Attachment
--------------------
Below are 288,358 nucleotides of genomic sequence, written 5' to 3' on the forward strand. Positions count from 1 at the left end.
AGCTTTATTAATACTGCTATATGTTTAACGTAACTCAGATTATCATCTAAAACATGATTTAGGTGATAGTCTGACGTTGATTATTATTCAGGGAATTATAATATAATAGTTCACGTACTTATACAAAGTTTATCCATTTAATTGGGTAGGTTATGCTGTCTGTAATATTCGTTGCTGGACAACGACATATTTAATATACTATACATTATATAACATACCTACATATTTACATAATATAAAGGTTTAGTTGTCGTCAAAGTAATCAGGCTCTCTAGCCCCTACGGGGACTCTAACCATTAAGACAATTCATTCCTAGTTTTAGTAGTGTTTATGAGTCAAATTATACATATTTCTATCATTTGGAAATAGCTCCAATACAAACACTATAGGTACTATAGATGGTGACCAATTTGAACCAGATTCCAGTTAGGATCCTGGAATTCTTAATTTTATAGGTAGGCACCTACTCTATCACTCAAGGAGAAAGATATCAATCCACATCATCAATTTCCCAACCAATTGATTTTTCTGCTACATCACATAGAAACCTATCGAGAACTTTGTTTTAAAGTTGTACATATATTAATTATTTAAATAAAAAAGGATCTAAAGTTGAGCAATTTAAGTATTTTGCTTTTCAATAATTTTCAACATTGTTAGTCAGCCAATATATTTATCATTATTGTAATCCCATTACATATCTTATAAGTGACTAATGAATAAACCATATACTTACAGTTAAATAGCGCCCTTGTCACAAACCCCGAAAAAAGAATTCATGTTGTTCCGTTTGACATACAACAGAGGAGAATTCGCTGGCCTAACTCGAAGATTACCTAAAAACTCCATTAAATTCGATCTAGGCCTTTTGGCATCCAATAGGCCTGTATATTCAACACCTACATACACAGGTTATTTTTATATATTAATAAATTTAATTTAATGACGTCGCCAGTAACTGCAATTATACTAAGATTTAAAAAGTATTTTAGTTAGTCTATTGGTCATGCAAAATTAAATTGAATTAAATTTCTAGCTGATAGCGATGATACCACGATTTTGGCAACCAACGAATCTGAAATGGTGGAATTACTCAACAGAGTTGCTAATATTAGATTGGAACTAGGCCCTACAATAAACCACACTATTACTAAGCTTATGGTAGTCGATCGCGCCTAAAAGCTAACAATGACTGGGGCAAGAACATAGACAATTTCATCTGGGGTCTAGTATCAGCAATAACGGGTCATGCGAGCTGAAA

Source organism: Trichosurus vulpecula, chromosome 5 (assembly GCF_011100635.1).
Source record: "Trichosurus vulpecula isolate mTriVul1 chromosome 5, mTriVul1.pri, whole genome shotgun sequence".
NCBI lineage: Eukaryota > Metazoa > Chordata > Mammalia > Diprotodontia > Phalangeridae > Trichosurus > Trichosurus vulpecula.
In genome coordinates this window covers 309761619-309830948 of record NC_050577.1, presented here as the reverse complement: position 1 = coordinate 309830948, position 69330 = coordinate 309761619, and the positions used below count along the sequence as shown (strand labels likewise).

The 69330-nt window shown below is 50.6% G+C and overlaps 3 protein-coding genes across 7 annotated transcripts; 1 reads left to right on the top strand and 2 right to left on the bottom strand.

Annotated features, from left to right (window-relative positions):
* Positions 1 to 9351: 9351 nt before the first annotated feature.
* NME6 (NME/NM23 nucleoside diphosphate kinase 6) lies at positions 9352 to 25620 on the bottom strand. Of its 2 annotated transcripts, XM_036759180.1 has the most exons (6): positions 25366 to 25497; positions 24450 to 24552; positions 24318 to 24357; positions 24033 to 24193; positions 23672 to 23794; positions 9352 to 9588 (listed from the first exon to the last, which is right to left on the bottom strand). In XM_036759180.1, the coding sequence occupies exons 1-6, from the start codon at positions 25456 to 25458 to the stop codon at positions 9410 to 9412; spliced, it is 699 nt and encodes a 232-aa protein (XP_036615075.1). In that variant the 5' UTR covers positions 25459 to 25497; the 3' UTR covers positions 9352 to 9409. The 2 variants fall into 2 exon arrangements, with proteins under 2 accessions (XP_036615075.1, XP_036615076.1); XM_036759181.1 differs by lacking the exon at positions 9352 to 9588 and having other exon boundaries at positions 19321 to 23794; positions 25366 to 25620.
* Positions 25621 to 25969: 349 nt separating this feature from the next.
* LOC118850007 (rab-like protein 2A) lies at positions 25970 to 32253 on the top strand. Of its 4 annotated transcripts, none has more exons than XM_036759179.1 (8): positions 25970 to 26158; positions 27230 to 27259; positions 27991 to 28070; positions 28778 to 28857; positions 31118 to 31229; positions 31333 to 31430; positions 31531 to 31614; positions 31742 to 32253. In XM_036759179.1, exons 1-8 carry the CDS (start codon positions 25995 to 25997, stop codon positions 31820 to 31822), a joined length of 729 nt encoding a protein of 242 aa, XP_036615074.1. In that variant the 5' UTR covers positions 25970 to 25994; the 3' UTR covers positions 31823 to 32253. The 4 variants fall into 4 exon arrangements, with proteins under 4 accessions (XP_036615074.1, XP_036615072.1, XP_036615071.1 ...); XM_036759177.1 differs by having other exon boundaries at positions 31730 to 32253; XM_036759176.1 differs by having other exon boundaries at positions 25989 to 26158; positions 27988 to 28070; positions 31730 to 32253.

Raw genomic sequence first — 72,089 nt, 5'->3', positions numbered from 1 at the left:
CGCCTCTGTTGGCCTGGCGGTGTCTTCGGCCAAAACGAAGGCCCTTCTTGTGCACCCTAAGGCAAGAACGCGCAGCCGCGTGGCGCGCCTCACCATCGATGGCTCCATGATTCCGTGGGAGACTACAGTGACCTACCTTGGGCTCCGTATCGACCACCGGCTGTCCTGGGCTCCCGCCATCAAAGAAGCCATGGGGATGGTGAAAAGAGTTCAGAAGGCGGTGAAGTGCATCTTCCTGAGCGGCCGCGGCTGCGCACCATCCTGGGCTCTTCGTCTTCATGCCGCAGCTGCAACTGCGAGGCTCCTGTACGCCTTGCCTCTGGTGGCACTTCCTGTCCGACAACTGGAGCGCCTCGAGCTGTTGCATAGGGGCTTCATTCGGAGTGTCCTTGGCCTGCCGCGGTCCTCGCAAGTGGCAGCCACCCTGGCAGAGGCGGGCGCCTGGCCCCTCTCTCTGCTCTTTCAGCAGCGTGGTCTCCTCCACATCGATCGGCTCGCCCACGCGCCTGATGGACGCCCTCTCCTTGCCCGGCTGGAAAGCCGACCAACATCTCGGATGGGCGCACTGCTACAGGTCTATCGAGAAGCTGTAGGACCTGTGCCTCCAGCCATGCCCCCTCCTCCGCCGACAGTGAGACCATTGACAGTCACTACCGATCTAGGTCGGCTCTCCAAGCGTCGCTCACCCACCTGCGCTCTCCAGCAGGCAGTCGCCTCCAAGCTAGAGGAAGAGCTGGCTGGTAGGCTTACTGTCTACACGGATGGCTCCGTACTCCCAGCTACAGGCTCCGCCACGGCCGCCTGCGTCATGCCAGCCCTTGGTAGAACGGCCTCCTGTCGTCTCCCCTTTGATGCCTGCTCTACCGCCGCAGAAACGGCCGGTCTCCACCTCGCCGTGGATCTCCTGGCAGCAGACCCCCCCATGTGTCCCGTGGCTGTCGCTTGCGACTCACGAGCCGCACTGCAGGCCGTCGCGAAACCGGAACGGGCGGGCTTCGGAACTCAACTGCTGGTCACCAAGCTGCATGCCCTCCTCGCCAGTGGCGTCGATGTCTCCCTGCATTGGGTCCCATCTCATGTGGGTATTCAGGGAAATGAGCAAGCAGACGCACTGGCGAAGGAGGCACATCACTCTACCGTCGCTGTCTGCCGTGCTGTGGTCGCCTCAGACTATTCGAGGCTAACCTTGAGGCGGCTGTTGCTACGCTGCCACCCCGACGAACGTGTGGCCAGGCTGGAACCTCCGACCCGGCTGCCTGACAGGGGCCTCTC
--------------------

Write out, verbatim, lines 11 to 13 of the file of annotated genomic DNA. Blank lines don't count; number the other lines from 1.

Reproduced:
* Positions 25621 to 25969: 349 nt separating this feature from the next.
* LOC118850007 (rab-like protein 2A) lies at positions 25970 to 32253 on the top strand. Of its 4 annotated transcripts, none has more exons than XM_036759179.1 (8): positions 25970 to 26158; positions 27230 to 27259; positions 27991 to 28070; positions 28778 to 28857; positions 31118 to 31229; positions 31333 to 31430; positions 31531 to 31614; positions 31742 to 32253. In XM_036759179.1, exons 1-8 carry the CDS (start codon positions 25995 to 25997, stop codon positions 31820 to 31822), a joined length of 729 nt encoding a protein of 242 aa, XP_036615074.1. In that variant the 5' UTR covers positions 25970 to 25994; the 3' UTR covers positions 31823 to 32253. The 4 variants fall into 4 exon arrangements, with proteins under 4 accessions (XP_036615074.1, XP_036615072.1, XP_036615071.1 ...); XM_036759177.1 differs by having other exon boundaries at positions 31730 to 32253; XM_036759176.1 differs by having other exon boundaries at positions 25989 to 26158; positions 27988 to 28070; positions 31730 to 32253.

Raw genomic sequence first — 72,089 nt, 5'->3', positions numbered from 1 at the left: